The West

Commissioner takes on CCC over investigation
Police Commissioner Karl O'Callaghan, who has made a submission to the Parliamentary Inspector overseeing the CCC.

Police Commissioner Karl O’Callaghan has referred the Corruption and Crime Commission inquiry into unsubstantiated claims of inappropriate credit card use to the Parliamentary Inspector who oversees the watchdog.

Mr O'Callghan revealed this morning that he had made a detailed submission to the Parliamentary Inspector.

The revelation comes a day after Premier Colin Barnett tabled in Parliament the CCC report which cleared the commissioner of any misconduct.

Speaking on 6PR this morning, Mr O'Callaghan said he was curious about the timing of the investigation into the credit card and travel expense allegations because it came just months before the end of his existing contract as commissioner.

The CCC report revealed that WA Police chief executive Greg Italiano did not raise questions with Mr O’Callaghan about the use of his corporate credit card because he believed the Commissioner had lost his “ethical compass”.

Asked this morning if the allegations were made as a part of a move to get rid of him, Mr O’Callaghan said he had been suspicious about the timing of the allegations.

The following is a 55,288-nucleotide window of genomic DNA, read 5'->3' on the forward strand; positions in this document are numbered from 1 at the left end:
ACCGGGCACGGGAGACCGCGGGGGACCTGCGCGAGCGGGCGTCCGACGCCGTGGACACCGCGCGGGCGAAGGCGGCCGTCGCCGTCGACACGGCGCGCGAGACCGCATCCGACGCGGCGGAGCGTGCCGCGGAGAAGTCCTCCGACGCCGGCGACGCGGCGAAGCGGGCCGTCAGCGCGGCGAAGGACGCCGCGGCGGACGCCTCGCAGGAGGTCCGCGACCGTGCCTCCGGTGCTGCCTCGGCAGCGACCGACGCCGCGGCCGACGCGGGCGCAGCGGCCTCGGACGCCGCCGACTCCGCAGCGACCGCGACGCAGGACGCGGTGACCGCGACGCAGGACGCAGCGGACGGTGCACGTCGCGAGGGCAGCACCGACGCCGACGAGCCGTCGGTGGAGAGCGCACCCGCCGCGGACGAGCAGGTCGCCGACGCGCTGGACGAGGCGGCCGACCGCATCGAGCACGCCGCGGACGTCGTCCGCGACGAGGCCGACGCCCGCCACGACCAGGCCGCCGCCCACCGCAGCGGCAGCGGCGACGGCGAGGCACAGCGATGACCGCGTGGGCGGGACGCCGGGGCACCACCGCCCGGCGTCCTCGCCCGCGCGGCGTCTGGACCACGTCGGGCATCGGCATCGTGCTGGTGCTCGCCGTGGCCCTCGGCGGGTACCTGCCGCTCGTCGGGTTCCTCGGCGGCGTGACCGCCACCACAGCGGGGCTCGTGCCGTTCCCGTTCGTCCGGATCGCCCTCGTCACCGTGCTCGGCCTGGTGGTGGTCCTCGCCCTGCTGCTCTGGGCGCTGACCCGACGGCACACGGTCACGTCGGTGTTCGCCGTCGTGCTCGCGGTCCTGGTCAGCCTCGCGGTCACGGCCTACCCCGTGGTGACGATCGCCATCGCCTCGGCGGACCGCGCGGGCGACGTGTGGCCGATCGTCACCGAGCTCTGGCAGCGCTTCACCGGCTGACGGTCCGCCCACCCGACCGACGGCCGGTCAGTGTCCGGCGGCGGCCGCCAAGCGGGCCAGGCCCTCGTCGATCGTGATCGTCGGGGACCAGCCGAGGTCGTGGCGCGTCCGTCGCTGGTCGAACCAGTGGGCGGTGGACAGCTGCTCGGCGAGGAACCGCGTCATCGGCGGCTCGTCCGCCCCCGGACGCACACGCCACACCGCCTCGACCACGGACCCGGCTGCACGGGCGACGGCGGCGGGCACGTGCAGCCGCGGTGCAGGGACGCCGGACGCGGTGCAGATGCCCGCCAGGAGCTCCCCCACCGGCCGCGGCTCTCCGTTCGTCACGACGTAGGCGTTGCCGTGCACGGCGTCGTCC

“I’m curious about it obviously. There are a lot of rumours and speculating about the timing of it. The timing of both of these enquiries is curious in that they start about eight or nine months before discussion over my contract was due to take place,” Mr O'Callaghan told Paul Murray.

“You could quite rightly ask why now, why at this time, why both enquires at the same time.”

Asked whether he would like the origins of the latest CCC enquiry investigated, Mr O’Callaghan said he had lodged a submission with the Parliamentary Inspector overseeing the CCC.

“I have written to the Parliamentary Inspector about certain matters and I expect the Parliamentary Inspector to look into certain matters,” he said.

“That will take its course and no doubt I will get some correspondence from them in due course.

“He has got power to investigate what I made an issue about or what I have made submissions about.

“I can confirm I have made a report or submission to the Parliamentary Inspector, quite a substantial one, about this.”

Mr Italiano took sudden leave this week, just before the CCC report was publicly released.

He is not expected to return to his job as WA Police chief executive with Mr O’Callaghan saying their working relationship was now “untenable”.

Mr O’Callaghan said he had discussed the matter of Mr Italiano’s future with the Public Sector Commissioner and expected Mr Italiano would do the same before a decision was made.

Yesterday, Mr O'Callaghan said Mr Italiano's views were "bizarre" and "unfathomable".

He described Mr Italiano's evidence as "a kick in the guts" and said there was no possibility of them working together again.

The CCC inquiry was launched after a legal and policy staffer inside Mr O'Callaghan's office complained to the watchdog.

Mr Italiano was then compelled by the CCC to give evidence about the allegations.

Mr O'Callaghan also criticsed the time in took the CCC to investigate the matter.

The West Australian

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